Ryan Winslett: Now, I know what a lot of you folks in the audience are saying: "Ryan, you silly goose, there's no such thing as a video game journalist. What you guys do isn't 'journalism,' dummy. All you do is copy and paste press releases."
"Dear Blog, Today I farted and I hate Sony and Vita is DOOOOOMMMEEDD and Kinect Fruit Ninja is teh best game everr and this is my top ten reasons why the top ten reasons list would be better if they only were a top 8 do to what a guy I knew in 5th grade's younger brothers dogsitter told me once last week. And tomorrow I'll finish my the PS3 will surpass the 360 with these 3 easy steps article before I do a vlog on why I hate that the 360 I got from a yardsale that RRoD on me. Also the 3DS is still doomed." -----***Uploads as NEWs to N4G from "Major Popular Site"**-------- ^^^This obviously made up pile of fail isn't directly attacking anyone person or media site, but this is what I read, what we read everyday. Garbage, poorly written by people who get off on complaining, lying, fanboying and stirring up hit articles to post ratings. I have respect for those who deserve it. And most so-called journalists in the game industry don't deserve it. You want my attention, be an Adam Sessler. If you can make me think about something and some to an intellectual level and treat me as an adult without all the flash and whining, I'll listen. I don't care about your thoughts on what will SAVE the DOOOOOMED topic at hand or why SAID GAME will FAIL. Take a look at gaming media 10 years ago and reach for that. Gaming media today has positioned itself in a spot where it sits between the Supermarket Tabloids and stuff written on subway restroom walls when it comes to factual reliabilitya and credibility.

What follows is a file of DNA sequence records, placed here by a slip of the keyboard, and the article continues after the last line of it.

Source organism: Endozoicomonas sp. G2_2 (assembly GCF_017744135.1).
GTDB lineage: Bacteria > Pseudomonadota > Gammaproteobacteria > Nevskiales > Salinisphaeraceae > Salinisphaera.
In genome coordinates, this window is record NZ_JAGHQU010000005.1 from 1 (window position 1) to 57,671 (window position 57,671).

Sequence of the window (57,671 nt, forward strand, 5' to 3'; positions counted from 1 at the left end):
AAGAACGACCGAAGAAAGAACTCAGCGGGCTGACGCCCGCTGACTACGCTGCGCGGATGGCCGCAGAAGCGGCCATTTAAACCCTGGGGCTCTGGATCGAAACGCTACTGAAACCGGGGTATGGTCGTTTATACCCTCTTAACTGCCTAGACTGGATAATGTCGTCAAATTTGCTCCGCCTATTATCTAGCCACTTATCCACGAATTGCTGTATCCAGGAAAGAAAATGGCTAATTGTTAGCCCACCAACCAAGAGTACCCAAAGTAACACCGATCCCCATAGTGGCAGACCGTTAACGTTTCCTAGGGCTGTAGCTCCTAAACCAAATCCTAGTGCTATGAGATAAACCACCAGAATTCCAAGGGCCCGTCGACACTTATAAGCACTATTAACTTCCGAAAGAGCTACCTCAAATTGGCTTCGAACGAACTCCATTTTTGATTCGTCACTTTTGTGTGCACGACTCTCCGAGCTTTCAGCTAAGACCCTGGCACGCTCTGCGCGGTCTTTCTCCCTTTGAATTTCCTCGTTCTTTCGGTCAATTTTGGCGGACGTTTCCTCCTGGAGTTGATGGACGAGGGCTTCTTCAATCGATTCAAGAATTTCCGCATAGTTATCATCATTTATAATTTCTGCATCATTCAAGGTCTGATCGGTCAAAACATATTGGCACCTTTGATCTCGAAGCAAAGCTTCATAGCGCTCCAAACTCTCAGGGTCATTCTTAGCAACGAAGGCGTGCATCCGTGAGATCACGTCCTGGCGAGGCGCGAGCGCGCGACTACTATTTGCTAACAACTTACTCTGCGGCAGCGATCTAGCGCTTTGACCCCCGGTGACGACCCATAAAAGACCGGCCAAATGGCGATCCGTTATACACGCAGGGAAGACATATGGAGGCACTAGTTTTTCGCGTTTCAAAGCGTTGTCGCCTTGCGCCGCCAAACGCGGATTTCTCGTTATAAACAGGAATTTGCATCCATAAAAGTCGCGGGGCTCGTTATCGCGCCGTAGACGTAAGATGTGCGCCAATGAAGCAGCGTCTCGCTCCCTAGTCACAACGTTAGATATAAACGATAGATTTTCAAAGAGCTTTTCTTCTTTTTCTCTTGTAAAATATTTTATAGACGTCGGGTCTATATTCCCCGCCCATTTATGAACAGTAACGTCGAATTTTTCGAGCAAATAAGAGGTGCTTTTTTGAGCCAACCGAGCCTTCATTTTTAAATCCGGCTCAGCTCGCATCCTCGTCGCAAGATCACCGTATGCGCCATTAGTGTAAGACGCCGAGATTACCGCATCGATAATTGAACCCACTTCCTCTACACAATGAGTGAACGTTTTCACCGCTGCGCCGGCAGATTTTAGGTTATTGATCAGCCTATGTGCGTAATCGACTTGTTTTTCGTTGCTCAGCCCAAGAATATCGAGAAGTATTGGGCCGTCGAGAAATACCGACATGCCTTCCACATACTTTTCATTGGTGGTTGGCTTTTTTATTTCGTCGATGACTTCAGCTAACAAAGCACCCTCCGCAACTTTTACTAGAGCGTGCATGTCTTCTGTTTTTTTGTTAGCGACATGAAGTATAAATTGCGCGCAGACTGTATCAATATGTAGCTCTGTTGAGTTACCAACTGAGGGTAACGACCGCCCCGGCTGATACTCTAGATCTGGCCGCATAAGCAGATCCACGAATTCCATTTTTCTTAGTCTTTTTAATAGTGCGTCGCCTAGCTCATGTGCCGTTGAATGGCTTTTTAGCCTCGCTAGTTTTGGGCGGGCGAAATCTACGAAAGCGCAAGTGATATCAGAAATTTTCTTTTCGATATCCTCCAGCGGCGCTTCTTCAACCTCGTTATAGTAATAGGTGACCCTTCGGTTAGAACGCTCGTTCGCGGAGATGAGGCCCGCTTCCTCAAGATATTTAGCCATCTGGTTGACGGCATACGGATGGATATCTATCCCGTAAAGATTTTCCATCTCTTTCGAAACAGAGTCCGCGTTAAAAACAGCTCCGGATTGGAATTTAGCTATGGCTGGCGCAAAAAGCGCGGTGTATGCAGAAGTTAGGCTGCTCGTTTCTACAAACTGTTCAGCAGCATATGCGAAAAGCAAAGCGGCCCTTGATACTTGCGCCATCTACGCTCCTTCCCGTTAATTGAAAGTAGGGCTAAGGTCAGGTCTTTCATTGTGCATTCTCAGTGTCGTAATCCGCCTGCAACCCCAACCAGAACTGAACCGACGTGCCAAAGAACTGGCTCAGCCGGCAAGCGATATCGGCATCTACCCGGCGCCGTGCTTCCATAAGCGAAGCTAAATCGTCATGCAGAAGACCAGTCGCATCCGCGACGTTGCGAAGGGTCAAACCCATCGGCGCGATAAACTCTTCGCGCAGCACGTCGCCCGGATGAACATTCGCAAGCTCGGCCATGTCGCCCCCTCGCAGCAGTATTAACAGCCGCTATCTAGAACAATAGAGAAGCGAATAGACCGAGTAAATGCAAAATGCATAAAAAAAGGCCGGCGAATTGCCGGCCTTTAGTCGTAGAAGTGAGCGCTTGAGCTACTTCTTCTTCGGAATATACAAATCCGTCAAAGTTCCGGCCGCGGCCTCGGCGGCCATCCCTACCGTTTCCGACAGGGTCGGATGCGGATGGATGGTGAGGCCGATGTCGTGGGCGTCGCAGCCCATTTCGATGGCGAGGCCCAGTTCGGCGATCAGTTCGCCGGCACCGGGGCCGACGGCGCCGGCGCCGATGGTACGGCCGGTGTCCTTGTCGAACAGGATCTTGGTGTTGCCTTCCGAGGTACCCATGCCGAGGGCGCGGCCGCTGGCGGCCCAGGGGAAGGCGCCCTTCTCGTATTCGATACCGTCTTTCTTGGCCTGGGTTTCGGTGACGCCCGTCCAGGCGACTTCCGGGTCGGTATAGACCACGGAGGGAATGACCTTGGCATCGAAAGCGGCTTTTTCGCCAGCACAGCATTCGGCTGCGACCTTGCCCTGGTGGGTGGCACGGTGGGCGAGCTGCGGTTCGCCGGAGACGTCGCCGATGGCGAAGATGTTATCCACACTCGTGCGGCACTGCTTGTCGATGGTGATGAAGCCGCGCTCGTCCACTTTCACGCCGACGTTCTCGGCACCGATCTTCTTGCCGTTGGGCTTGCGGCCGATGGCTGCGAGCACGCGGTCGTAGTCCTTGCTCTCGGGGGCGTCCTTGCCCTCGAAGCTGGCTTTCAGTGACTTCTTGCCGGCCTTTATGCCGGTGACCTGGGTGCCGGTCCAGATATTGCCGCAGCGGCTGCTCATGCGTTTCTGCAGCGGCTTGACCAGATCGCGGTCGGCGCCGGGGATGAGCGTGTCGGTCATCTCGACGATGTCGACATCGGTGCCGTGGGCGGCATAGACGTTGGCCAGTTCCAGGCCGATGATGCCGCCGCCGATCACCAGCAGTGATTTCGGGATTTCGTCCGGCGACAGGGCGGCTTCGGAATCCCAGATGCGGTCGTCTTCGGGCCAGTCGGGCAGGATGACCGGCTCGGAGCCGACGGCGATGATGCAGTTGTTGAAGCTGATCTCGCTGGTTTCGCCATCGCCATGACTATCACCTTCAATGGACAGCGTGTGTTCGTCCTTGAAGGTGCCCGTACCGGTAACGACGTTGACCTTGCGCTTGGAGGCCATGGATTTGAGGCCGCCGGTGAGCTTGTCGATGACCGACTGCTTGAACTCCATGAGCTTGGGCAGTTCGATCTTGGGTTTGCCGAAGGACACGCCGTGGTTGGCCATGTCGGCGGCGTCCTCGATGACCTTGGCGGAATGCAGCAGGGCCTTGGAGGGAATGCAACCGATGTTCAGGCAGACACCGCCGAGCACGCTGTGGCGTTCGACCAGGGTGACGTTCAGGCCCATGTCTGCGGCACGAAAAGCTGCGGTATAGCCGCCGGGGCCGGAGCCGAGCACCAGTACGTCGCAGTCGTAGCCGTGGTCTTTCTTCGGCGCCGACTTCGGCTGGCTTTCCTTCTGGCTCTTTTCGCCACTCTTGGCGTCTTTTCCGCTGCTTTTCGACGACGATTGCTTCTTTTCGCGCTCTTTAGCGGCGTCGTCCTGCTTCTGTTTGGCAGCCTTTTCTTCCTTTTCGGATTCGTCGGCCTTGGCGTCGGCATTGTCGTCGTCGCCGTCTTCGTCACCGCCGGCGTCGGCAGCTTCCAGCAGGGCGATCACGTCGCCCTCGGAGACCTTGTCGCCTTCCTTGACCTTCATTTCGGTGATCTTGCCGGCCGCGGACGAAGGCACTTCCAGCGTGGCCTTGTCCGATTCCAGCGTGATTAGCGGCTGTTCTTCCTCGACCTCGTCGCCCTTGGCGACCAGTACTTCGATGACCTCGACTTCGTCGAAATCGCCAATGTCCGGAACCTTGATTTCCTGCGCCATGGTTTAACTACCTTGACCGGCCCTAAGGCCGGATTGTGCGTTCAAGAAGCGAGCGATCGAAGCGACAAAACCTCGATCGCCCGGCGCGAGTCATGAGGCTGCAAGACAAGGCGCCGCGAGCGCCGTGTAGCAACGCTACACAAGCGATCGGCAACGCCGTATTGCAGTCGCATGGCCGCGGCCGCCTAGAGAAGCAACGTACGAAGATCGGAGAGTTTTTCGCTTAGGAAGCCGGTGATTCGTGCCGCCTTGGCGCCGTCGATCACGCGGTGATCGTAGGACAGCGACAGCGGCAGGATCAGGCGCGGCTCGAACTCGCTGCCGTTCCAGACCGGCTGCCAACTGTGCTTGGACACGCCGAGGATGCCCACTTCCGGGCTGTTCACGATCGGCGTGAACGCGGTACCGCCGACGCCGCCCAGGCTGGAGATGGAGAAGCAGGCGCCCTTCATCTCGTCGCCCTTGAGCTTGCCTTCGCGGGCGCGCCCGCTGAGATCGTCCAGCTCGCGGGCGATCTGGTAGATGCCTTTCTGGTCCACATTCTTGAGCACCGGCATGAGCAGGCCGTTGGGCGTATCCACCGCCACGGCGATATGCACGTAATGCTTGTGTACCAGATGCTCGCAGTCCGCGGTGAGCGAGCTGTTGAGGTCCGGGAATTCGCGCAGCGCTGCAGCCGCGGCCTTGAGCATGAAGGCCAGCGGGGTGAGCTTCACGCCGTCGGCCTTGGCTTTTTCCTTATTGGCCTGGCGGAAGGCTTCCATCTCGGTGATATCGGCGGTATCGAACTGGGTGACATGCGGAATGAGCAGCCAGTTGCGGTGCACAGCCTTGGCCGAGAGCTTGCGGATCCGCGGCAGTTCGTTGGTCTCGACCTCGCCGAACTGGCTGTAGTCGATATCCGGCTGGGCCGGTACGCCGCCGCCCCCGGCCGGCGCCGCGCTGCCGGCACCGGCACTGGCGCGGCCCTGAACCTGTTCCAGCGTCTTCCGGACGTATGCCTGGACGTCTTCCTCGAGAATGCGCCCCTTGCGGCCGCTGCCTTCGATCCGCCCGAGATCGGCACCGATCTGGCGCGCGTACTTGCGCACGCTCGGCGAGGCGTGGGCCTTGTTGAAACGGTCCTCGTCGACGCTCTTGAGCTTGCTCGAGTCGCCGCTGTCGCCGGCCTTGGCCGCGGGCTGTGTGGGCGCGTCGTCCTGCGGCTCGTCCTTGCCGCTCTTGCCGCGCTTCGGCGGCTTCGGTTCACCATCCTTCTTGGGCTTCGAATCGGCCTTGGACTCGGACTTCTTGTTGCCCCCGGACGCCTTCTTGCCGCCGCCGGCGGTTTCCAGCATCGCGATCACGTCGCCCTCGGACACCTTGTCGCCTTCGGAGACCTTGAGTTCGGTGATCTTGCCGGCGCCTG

Salient point. Too bad it has absolutely nothing to do with the article you just didn't read, which seems to be and interesting, well-written, and objective piece about real journalists who work diligently within the profession. There's plenty of stuff to complain about on N4G without having to trash quality pieces.
Agreed. I submitted this since it was actually well written and showed the overlooked side of gaming journalism that most ignore. I won't deny that gaming journalism as a whole has been on a downwards spiral quality and integrity wise but that isn't what the article is about.
coming from a unknown site wishing to be famous i guess haha